UPDATE: A slightly updated version of this paper will be presented at the Central APA in February 2013, and will then appear in the Journal of Nietzsche Studies.
I’ve written a short paper arguing, though not in so many words, that Nietzsche is the progenitor of the idea of factitious virtue. Here’s a draft:
How One Becomes What One Is Called:
On the Relation Between Traits and Trait-Terms in Nietzsche
When the devil sheds his skin, does not his name fall off too? For it too is skin. Perhaps the devil himself is – skin.
(Z IV “The Shadow”)
Despite the recent surge of interest in Nietzsche’s moral psychology and his conceptions of character and virtue in particular, little attention has been paid to his treatment of the relation between character traits and character trait-terms. In this paper, I argue for an interpretation of this relation: Nietzsche thinks there is a looping effect between the psychological disposition named by a character trait-term and the practice of using that term.
While he affirms that people are differentially disposed to certain types of behavior, Nietzsche conceives of these dispositions as fluid both in their objects and, to a lesser degree, in their strength. Someone disposed towards investigation will end up thinking, feeling, and acting very differently depending on whether he is labeled curious or nosy. Someone disposed towards aggression will end up thinking, feeling, and acting very differently depending on whether he is considered a hero or a criminal (TI ix.45). The valence and content of the labels applied to a person, together with the power-relation between the labeler and labeled, interact with his preexisting psychological dispositions to produce the kind of person he eventually becomes.
Moreover, as people’s dispositions shift under the pressure of labels, the meaning of the labels themselves evolves. If nobility is whatever noble people are disposed to think, feel, and do, then when noble people’s psychological dispositions change, so does the meaning of nobility. Pre-existing psychological dispositions are shaped by the activity of labeling, which in turn modulates the meaning of the label, which further shapes the psychological disposition, and around and around we go.
Here is the plan for this paper: Section 1 explores the first of two Nietzschean styles of becoming what one is called: the interpersonal. Someone whose personality is built according to this plan becomes what others call him – good, bad, or mixed. Nietzsche associates this blueprint for the construction of character with slavishness. Section 2 explores the second way of becoming what one is called: the reflexive. Someone whose personality is built according to this plan becomes what he considers himself. Nietzsche associates this method of personality construction with masterliness. It will turn out, however, that the masterly path is itself interpersonal, and in multiple ways. In lieu of a conclusion, section 3 lays out a theory of what I call Nietzschean summoning. In existing discussions of the looping effect, only the reactions of those labeled are considered. Moreover, their reactions tend to be negative; they either deny the applicability of the label or modify their behavior in an attempt to squirm out of its extension. Nietzsche seems to have realized that when the extension of a term is unclear, people sometimes modify their behavior in order to squirm into it. Hence, by praising an ambiguously-defined kind of person, one can induce kind-relevant behavior and dispositions in one’s audience: praising people of type T summons Ts. Sections 42-44 of Beyond Good and Evil are a prime example of this phenomenon.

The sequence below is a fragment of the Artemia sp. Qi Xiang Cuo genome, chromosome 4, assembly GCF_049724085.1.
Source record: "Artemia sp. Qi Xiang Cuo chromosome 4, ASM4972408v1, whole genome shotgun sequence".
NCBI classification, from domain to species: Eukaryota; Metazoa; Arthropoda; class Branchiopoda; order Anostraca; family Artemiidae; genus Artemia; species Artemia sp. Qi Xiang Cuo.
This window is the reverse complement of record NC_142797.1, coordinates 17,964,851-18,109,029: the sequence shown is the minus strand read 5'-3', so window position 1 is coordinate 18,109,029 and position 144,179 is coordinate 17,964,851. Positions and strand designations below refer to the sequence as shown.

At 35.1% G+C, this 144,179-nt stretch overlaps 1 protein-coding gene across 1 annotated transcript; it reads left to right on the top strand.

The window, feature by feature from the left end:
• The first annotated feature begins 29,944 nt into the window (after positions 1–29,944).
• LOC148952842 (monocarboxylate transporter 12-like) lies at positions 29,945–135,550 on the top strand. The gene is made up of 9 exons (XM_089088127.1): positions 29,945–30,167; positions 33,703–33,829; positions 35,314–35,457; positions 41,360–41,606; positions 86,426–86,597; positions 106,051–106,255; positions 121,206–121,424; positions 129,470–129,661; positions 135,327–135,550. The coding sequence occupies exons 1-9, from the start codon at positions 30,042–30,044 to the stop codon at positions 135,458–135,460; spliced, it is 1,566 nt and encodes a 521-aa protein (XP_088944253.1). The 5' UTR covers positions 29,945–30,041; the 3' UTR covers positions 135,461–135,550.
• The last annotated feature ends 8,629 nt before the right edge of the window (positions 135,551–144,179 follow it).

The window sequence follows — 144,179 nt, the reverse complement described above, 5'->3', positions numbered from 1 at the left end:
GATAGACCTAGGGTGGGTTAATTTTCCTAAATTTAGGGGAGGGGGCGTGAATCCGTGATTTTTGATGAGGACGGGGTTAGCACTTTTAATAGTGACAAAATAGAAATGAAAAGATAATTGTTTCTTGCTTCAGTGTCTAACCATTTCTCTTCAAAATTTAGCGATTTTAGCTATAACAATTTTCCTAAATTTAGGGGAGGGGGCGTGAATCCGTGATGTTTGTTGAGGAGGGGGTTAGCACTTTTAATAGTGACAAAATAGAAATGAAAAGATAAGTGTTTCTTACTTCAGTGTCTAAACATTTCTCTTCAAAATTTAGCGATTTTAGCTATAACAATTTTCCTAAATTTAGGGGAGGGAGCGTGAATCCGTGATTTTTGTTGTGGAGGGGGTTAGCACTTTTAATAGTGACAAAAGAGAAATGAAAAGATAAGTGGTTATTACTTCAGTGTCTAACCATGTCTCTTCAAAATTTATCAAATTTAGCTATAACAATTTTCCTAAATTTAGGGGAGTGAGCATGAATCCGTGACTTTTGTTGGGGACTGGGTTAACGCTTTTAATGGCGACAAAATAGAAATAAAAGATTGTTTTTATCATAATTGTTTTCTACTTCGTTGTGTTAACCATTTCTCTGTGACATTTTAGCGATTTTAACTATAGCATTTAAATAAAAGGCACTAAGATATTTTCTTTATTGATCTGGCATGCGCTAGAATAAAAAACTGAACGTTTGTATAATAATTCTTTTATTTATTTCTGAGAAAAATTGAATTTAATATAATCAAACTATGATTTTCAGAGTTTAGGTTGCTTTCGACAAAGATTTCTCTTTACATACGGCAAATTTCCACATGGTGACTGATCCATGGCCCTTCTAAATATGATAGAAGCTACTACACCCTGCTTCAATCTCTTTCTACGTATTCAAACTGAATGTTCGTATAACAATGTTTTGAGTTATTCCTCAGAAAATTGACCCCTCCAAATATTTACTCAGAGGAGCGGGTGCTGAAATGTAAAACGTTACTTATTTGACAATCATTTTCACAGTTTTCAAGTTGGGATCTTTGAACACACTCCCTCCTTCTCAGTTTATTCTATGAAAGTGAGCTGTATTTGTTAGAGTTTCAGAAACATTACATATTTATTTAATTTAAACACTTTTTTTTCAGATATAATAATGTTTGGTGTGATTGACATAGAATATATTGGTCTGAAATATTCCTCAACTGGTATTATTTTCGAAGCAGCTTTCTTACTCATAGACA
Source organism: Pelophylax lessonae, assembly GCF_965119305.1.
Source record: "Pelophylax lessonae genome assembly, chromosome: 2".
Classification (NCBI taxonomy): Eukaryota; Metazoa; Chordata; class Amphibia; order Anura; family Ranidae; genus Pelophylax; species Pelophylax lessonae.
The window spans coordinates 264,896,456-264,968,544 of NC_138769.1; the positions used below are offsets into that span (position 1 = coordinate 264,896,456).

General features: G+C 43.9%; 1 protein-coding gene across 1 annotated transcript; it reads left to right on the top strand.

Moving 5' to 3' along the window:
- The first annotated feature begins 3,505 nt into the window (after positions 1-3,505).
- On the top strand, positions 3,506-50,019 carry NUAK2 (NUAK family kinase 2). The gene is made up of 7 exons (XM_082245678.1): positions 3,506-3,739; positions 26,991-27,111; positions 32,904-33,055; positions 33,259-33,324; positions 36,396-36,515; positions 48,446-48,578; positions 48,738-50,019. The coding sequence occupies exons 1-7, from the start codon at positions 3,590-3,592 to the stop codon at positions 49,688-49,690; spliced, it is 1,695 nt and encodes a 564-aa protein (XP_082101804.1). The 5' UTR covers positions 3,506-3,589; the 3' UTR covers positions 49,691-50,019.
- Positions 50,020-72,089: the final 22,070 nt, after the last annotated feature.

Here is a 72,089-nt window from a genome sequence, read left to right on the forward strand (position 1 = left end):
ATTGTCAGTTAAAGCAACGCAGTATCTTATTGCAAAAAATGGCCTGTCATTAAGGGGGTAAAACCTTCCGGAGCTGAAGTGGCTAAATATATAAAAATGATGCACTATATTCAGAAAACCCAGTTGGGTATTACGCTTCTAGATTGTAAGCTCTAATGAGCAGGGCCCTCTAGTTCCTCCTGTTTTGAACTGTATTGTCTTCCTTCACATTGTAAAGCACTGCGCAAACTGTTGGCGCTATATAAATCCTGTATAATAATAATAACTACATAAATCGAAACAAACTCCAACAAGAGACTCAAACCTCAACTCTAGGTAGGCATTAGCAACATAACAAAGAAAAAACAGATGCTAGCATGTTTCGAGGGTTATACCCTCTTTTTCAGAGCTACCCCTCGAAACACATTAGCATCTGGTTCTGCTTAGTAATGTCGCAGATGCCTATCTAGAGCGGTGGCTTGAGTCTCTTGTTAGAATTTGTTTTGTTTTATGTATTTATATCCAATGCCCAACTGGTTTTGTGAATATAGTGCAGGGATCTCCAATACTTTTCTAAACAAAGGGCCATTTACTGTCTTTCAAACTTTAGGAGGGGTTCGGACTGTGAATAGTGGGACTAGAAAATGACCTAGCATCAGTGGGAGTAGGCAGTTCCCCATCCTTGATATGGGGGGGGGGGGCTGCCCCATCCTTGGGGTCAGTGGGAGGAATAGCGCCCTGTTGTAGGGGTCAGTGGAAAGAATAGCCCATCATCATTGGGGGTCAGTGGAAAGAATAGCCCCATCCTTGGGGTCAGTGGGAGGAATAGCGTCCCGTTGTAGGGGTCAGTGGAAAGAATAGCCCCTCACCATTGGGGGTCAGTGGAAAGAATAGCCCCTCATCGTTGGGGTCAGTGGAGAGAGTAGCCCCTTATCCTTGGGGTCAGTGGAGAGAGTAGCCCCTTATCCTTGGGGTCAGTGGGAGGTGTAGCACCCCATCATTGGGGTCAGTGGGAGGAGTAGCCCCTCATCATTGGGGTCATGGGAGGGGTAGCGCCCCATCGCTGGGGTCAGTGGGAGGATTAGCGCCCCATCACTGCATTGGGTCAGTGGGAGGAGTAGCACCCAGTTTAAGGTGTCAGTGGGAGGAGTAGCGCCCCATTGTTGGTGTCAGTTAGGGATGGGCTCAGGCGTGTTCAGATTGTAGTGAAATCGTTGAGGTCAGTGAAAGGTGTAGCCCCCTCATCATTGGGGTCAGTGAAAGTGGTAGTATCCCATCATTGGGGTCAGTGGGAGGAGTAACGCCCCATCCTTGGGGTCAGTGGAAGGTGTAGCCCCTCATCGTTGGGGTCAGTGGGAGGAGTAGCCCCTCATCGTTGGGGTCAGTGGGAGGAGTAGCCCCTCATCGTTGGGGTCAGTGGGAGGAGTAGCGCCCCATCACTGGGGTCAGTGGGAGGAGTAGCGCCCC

1. The Interpersonal Blueprint
At first blush, it’s probably most attractive to categorize a trait attribution as an assertion: to say that someone is T is to commit oneself to the truth of the proposition that the person has the disposition in question. Compare attributions of other dispositions, such as, “This table is flammable,” and, “You conduct electricity.” The former commits the speaker to the truth of the proposition that the table would burn in appropriate conditions; the latter commits the speaker to the truth of the proposition that the hearer would conduct free electrons in appropriate conditions. Why should trait attributions be any different? What I want to argue in this section is that Nietzsche thinks that, despite the superficial similarity between attributing flammability to a table and attributing honesty to a person, it may be more apt to interpret trait attributions as directives or declarations because they either cause the hearer to engage in a certain type of behavior or make it the case that they are true by being felicitously uttered.
It’s straightforward to see how a trait attribution might be used as a directive. If someone is asking for charitable donations and I say, “Jessica here is quite generous,” it’s plausible to suppose that I’m not too subtly goading Jessica into donating. It’s less obvious that a trait attribution might function as a declaration, but this is what Nietzsche thinks. Standard examples of declarations are baptisms (“I hereby christen this ship the ‘Titanic.’”) and institutional acts of labeling (“I pronounce you husband and wife.”). One of the odd things about these speech acts is their direction-of-fit. The ship is called the Titanic because it was thus christened; it is not christened the Titanic because that is what it is called. The couple is married because they have been so pronounced; they were not so pronounced because they were married.